Runner Peak

July 29, 2021


North Shore Mountains, BC

Runner Peak is a small but pointy summit buried behind Mt. Seymour on the north side and is much less frequently ascended. I think it has gained a lot of attention and popularities these years especially given the inclusion in the Bagger Challenge list but regardless the list this is a decent objective off the beaten path. I had thought about to make this a winter ascent but such required some critical conditions and once the desired conditions arrived I always ended up on some (bigger) objectives. This peak can also be a pleasant scramble in summer and doing it this way had virtually zero risk for the experienced. Matt J. happened to need this peak for his Bagger Challenge thing and I decided to join at the last minute. We made the decision while hiking Leading Peak the day before.

Matt had been all over the places in Mt. Seymour area over the past 20 years whereas I had never gone past Pump Peak in the summer time so all I needed was to follow his lead. Matt said that we only needed a Cliff bar and a water bottle as the trip would only be 2.5 hours long. I was not as fast as him but I decided to go light as well, carrying a bit of food, water and sunscreen in my 20 L pack, one trekking pole and nothing else. We met in North Vancouver at around 10 am so for once in a while we enjoyed a day-trip that did not require setting up a wake-up alarm. The drive up Mt. Seymour parkway was uneventful. The parking lot was neither busy nor buggy.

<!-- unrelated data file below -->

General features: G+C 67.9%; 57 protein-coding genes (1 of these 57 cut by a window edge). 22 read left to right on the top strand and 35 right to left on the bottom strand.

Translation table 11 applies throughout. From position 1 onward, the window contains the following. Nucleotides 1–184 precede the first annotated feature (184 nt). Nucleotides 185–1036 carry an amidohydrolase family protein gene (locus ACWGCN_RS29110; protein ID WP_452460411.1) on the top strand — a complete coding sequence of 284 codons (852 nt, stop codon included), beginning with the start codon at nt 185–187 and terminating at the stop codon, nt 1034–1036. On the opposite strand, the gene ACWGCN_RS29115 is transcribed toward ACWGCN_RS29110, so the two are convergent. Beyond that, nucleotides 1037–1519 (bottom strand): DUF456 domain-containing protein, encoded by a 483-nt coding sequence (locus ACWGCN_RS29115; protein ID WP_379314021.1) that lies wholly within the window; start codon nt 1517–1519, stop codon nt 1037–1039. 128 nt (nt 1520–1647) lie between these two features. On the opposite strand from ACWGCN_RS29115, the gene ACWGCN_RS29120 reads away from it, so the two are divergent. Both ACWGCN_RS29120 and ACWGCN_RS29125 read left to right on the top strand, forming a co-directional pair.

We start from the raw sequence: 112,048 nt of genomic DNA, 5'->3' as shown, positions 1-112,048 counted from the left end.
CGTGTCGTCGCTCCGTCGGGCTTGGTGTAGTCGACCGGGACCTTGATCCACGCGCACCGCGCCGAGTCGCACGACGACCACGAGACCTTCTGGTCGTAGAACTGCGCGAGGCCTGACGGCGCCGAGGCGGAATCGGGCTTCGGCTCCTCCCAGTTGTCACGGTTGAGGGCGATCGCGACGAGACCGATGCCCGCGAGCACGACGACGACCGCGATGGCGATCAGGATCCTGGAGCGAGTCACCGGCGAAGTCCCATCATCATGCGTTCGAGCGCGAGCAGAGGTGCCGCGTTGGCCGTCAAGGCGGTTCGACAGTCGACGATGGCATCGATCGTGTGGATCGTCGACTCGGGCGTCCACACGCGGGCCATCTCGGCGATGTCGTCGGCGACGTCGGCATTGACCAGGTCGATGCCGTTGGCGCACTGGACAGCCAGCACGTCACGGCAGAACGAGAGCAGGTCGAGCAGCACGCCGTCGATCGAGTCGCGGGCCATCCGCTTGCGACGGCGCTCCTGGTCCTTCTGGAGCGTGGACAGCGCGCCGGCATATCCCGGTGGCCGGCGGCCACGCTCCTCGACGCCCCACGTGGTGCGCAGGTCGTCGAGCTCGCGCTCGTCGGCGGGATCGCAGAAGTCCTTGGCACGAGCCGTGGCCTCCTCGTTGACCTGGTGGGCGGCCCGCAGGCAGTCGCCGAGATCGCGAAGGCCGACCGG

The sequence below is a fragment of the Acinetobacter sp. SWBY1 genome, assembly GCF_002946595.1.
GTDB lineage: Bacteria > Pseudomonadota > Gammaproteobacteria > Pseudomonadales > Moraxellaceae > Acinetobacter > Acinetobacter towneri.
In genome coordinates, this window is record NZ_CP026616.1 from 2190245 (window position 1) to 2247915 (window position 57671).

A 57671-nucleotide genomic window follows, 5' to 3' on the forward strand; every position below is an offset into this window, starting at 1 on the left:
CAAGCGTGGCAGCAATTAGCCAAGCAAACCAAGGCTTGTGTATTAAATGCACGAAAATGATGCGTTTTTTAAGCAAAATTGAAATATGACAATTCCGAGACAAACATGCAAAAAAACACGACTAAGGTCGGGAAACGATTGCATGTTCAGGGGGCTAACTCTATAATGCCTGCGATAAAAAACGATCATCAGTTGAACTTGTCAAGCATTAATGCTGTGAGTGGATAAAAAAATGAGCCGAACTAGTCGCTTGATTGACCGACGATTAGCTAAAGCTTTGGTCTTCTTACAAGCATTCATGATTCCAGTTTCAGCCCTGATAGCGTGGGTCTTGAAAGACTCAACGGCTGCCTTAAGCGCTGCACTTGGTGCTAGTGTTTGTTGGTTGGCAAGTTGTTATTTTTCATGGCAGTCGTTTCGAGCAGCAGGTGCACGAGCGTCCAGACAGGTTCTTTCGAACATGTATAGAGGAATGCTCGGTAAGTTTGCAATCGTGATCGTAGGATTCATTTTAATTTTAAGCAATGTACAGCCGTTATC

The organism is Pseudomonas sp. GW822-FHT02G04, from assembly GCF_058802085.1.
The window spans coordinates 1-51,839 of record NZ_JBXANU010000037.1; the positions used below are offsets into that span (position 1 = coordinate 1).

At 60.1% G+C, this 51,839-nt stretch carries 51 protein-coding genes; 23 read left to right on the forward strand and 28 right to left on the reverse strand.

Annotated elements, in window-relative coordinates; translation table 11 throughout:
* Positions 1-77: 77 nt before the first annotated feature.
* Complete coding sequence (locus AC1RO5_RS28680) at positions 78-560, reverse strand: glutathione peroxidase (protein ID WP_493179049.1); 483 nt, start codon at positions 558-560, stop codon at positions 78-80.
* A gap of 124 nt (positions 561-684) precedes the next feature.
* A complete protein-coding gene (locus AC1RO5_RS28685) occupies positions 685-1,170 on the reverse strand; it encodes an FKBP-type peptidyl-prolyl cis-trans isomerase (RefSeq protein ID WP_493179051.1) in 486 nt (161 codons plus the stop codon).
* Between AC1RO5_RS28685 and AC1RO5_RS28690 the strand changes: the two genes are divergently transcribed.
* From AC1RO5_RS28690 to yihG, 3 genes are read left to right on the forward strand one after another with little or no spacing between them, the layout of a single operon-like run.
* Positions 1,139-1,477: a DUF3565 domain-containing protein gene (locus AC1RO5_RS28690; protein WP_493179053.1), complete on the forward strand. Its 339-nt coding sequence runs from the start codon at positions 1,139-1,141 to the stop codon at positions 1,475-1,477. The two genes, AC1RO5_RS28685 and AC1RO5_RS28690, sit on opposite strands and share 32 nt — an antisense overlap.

Runner Peak loop. GPX DL

We made the spontaneous decision to take Mystery Lake trail instead of the main Mt. Seymour trail and this provided some variety. We continued passed the lake on the east side and ascended to the very top of Brockton Point. The actual summit of that thing is at the top of a chairlift so we went there and marked the “dot” green on our peakbagger app. Personally I did not count Brockton Point as a summit though. We then joined the main trail and ascended to a major split in the trail system. From there we took the Elsay Lake trail descending at least 200 m down into a major bowl. There was a lovely stream of running water to load up our water bottles just as Matt predicted and beyond that we easily traversed into the “SE Gully” that would eventually bring us to Runner/Seymour col.